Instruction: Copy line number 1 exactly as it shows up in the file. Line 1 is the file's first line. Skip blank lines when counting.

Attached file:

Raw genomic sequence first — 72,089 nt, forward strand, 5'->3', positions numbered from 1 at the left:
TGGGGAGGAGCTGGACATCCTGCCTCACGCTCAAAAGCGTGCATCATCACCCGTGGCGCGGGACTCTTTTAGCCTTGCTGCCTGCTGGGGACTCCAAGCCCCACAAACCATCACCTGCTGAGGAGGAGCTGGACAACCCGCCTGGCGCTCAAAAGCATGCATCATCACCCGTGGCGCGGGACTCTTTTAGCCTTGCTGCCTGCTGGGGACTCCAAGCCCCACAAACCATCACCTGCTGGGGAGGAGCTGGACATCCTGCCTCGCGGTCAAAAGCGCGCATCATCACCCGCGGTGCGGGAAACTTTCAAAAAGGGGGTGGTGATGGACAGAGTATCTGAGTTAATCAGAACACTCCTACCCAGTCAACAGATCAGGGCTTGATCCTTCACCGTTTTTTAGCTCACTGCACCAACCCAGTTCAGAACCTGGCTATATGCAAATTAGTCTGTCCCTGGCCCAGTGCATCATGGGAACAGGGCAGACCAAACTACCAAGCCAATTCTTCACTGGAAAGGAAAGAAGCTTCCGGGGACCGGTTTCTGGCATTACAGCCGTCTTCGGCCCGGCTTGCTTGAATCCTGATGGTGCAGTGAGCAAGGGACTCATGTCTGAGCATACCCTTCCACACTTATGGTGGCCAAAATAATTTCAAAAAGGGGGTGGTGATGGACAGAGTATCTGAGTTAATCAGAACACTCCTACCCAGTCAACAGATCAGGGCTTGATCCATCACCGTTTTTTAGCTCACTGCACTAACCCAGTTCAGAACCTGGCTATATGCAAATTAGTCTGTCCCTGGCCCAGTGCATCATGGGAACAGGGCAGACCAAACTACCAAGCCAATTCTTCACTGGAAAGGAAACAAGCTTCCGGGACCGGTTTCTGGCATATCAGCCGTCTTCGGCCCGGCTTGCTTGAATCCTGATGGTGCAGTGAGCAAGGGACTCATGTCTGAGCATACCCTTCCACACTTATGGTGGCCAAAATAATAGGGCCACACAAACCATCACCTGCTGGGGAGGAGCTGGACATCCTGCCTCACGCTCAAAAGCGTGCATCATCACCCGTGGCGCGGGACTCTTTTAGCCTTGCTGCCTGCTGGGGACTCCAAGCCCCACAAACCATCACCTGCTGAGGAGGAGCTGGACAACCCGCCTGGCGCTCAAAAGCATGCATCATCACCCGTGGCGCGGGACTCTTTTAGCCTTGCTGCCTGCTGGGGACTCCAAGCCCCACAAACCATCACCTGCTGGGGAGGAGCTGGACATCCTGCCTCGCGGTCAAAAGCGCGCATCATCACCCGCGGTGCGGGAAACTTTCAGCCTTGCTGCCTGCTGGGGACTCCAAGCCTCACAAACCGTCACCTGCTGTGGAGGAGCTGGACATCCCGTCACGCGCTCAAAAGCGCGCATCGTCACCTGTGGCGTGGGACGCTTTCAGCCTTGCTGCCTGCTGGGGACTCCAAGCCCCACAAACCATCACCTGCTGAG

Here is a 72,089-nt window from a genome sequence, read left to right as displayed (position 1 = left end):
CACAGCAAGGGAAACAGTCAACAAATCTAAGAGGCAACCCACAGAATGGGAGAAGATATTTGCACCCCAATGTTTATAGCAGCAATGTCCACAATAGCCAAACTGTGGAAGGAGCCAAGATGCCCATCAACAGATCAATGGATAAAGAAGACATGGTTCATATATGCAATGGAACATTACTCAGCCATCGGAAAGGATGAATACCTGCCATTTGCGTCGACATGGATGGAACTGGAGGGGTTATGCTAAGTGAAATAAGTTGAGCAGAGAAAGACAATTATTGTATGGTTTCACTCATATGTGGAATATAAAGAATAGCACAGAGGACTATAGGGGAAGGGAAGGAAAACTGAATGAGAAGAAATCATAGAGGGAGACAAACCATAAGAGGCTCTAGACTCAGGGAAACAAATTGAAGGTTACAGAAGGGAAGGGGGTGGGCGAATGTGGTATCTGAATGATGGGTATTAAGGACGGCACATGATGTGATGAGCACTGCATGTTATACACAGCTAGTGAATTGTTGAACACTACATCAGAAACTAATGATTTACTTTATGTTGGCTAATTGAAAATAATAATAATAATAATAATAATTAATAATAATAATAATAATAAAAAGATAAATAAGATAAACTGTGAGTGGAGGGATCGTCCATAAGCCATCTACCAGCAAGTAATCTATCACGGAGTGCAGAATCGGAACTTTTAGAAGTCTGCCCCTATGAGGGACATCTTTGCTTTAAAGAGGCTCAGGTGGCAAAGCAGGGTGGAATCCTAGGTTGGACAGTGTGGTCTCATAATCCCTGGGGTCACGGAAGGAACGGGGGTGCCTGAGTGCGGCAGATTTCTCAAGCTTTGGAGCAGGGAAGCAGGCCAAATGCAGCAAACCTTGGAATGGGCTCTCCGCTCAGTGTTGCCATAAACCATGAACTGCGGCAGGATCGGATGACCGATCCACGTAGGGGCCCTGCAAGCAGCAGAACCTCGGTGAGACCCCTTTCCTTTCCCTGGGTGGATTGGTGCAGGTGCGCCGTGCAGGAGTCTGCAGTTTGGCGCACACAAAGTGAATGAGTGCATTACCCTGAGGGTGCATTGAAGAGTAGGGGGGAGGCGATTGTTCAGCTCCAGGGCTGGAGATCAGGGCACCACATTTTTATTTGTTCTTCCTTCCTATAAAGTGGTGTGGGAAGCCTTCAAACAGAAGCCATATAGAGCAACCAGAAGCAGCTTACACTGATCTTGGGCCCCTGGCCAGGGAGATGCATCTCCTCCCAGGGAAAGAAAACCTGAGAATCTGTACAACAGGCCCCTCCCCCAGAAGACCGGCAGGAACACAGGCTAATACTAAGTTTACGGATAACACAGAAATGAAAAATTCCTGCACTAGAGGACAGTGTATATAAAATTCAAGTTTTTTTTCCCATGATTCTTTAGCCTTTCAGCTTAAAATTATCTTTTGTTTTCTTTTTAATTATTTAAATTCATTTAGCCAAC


Raw genomic sequence first — 72,089 nt, forward strand, 5'->3', positions numbered from 1 at the left: